JOINT BASE ANDREWS, Md. --
As we approach the end of May, we start to look forward to the warmer months and everything that summer brings with its arrival every year. For most, this means more time outdoors: camping, grilling out, fishing, boating and going to the beach.
The start of this “outdoor season” is often linked directly to Memorial Day, the first long weekend after we shed the parkas and rain gear. While it’s easy to think of Memorial Day as a weekend to get in as much play time as possible, it is just as important to remember what that holiday means to your fellow service members, their families, and our country.
As Sailors/Marines/Airmen/Soldiers, we often get thanked for our service. Any time you have to rush to pick up some milk after work and you are still in uniform, or if you want to eat off base for lunch, there is a good chance someone will want to recognize you for your commitment to our country. We know how to respond to these expressions of gratitude: a very polite nod and smile, a hand shake if offered, and a quiet “you’re welcome.” On Memorial Day, however, it is our opportunity to look back at those who served and gave everything so that all Americans may continue to enjoy the freedoms we so dearly cherish.
It is not often that we think about the opportunities we have been given simply by living in this country or about the men and women who have lost their lives for our chance to be here today. When they teach American History in our schools, the thousands of American lives lost in wars one or two hundred years ago seems so far removed from our lives today that we forget they had mothers and fathers who grieved, wives and children left behind, and sisters and brothers that would follow in their footsteps.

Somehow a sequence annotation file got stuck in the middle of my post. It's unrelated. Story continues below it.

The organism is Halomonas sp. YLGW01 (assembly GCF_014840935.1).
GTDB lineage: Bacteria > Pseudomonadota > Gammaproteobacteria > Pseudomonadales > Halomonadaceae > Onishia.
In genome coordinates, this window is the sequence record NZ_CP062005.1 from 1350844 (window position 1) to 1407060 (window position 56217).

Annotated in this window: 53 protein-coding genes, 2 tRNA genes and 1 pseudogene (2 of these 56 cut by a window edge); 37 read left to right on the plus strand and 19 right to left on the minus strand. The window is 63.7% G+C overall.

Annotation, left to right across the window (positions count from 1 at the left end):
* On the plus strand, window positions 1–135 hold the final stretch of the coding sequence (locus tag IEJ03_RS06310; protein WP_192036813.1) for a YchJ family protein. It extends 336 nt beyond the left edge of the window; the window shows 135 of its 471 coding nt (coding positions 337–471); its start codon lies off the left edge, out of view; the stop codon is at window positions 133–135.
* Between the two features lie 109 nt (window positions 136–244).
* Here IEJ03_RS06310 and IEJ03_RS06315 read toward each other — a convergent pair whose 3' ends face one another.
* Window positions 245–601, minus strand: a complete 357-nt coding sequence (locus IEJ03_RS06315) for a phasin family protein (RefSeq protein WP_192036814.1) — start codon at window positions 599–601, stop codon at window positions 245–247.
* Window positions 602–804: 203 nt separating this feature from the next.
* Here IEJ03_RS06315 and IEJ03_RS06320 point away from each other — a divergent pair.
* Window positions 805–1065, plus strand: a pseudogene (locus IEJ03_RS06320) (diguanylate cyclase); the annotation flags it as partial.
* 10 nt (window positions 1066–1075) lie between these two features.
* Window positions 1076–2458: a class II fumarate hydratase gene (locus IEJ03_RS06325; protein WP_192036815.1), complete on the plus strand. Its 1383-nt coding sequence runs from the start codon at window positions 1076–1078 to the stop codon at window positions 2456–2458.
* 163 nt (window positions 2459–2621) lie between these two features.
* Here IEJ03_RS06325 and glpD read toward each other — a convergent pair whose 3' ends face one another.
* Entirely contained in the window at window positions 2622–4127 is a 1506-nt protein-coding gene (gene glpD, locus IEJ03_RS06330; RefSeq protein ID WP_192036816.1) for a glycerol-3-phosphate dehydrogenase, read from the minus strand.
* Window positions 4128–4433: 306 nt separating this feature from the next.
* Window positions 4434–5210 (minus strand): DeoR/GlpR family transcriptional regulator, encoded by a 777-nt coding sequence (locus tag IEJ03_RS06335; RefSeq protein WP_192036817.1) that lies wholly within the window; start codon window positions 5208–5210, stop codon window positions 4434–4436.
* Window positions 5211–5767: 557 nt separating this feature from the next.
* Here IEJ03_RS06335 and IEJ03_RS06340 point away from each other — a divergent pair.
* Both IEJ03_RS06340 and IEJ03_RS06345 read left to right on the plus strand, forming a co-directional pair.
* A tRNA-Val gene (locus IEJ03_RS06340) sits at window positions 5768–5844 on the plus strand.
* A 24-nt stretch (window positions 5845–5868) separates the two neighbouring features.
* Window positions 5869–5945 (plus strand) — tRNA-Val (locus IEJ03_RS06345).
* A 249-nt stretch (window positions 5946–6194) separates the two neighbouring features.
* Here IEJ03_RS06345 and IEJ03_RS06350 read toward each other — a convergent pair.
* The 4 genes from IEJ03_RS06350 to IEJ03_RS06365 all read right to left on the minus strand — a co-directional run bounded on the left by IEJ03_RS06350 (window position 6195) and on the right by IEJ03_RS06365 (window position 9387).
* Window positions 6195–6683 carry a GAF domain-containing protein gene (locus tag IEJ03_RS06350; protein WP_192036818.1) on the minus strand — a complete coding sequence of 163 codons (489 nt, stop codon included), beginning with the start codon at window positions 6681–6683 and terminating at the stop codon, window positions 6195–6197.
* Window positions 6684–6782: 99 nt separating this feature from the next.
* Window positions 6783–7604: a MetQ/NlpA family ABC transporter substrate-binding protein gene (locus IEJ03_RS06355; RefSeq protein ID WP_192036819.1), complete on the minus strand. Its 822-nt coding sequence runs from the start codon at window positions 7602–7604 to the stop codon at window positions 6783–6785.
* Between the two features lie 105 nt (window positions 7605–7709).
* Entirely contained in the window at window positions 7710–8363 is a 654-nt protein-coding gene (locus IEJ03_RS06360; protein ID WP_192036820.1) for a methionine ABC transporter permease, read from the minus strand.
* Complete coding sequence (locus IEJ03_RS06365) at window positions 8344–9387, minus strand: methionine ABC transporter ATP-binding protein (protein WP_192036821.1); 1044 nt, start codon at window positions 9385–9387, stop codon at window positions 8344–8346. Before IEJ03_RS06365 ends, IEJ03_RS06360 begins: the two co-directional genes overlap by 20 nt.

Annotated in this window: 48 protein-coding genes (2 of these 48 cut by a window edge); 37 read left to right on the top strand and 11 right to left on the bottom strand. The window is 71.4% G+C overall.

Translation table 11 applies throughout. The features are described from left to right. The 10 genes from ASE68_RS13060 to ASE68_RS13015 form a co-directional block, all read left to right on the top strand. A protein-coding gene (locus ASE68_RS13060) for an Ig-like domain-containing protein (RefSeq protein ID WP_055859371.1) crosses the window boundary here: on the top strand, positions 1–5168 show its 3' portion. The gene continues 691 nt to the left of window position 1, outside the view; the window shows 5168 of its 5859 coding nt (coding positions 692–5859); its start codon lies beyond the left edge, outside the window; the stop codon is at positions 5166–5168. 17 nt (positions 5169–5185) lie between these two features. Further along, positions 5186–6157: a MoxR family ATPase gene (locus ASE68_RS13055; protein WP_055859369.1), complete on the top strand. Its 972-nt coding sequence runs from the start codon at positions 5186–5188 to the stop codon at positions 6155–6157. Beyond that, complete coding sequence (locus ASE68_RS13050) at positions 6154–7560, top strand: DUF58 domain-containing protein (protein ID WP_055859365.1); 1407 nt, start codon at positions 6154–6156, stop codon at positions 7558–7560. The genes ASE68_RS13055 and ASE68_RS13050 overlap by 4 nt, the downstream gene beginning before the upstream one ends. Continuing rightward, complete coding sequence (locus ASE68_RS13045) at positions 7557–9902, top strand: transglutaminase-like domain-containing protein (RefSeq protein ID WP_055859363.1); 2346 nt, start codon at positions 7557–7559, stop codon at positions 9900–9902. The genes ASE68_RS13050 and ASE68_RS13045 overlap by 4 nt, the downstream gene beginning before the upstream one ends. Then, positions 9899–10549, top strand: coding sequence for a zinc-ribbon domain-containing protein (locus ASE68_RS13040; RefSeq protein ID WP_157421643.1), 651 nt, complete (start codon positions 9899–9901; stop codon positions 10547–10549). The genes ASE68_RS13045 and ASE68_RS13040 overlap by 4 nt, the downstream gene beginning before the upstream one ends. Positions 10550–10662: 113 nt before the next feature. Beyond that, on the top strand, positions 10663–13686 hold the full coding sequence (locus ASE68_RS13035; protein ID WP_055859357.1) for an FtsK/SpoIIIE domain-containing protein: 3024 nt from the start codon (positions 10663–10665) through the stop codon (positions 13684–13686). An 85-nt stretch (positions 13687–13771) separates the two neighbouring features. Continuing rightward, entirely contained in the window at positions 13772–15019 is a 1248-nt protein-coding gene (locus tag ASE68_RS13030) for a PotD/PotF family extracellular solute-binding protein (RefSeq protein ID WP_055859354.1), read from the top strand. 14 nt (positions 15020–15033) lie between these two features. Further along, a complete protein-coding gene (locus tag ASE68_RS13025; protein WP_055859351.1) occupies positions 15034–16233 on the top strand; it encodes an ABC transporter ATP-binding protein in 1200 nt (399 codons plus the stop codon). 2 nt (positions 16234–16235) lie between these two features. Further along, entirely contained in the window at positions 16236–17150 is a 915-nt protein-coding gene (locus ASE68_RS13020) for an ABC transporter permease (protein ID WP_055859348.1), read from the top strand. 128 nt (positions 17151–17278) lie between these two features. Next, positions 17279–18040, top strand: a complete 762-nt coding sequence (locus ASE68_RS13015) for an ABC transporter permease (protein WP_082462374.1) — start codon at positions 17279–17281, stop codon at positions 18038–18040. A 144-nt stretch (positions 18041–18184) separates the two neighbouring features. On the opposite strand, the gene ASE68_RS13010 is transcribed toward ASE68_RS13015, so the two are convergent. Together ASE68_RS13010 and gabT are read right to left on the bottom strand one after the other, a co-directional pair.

With everything else going on, it can also be difficult to remember that our service members are still making the ultimate sacrifice so that we may live in a safer world. Those who have lost friends or family to their duty know the pain and grief that every human feels with that intense loss. But alongside those feelings comes a sense of comfort and pride, knowing that their loved one was working to protect us and our country.
So this Memorial Day, please stop to remember the history and reason of the holiday. If you have the opportunity, volunteer at Arlington National Cemetery or take the family to one of the war memorials downtown. If you know a Gold Star family, reach out and ask if there is anything they need to make the day better.
Everyone wants to enjoy a good cookout with friends, and I highly encourage that as well, but as a member of the U.S. military, do not forget those who laid down their life to make Memorial Day and every day an opportunity to continue to form a more perfect union.